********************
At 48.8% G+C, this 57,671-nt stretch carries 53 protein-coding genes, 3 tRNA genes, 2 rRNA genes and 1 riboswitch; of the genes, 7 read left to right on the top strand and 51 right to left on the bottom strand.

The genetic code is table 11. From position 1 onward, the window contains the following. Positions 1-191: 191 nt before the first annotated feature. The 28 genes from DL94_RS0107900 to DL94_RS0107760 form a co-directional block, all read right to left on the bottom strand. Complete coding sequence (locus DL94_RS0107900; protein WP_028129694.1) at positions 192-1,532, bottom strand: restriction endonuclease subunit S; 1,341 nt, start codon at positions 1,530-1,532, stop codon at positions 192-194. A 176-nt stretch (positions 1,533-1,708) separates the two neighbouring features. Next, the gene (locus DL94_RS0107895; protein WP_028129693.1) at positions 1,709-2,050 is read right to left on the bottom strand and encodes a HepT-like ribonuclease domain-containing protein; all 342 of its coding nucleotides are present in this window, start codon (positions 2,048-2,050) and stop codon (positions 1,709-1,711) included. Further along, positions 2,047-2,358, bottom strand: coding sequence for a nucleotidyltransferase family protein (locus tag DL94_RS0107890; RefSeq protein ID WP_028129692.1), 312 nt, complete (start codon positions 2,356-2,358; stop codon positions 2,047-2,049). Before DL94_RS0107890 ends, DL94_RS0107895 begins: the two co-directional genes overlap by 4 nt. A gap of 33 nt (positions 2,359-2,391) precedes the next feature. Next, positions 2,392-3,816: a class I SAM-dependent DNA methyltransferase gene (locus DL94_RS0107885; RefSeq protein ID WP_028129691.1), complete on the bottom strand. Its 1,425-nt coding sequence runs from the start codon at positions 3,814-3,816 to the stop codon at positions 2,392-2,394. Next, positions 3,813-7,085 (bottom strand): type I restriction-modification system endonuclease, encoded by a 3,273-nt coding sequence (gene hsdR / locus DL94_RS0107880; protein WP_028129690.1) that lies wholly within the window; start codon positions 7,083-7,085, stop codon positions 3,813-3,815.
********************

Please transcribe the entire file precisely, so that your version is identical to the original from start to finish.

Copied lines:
At 48.8% G+C, this 57,671-nt stretch carries 53 protein-coding genes, 3 tRNA genes, 2 rRNA genes and 1 riboswitch; of the genes, 7 read left to right on the top strand and 51 right to left on the bottom strand.

The genetic code is table 11. From position 1 onward, the window contains the following. Positions 1-191: 191 nt before the first annotated feature. The 28 genes from DL94_RS0107900 to DL94_RS0107760 form a co-directional block, all read right to left on the bottom strand. Complete coding sequence (locus DL94_RS0107900; protein WP_028129694.1) at positions 192-1,532, bottom strand: restriction endonuclease subunit S; 1,341 nt, start codon at positions 1,530-1,532, stop codon at positions 192-194. A 176-nt stretch (positions 1,533-1,708) separates the two neighbouring features. Next, the gene (locus DL94_RS0107895; protein WP_028129693.1) at positions 1,709-2,050 is read right to left on the bottom strand and encodes a HepT-like ribonuclease domain-containing protein; all 342 of its coding nucleotides are present in this window, start codon (positions 2,048-2,050) and stop codon (positions 1,709-1,711) included. Further along, positions 2,047-2,358, bottom strand: coding sequence for a nucleotidyltransferase family protein (locus tag DL94_RS0107890; RefSeq protein ID WP_028129692.1), 312 nt, complete (start codon positions 2,356-2,358; stop codon positions 2,047-2,049). Before DL94_RS0107890 ends, DL94_RS0107895 begins: the two co-directional genes overlap by 4 nt. A gap of 33 nt (positions 2,359-2,391) precedes the next feature. Next, positions 2,392-3,816: a class I SAM-dependent DNA methyltransferase gene (locus DL94_RS0107885; RefSeq protein ID WP_028129691.1), complete on the bottom strand. Its 1,425-nt coding sequence runs from the start codon at positions 3,814-3,816 to the stop codon at positions 2,392-2,394. Next, positions 3,813-7,085 (bottom strand): type I restriction-modification system endonuclease, encoded by a 3,273-nt coding sequence (gene hsdR / locus DL94_RS0107880; protein WP_028129690.1) that lies wholly within the window; start codon positions 7,083-7,085, stop codon positions 3,813-3,815.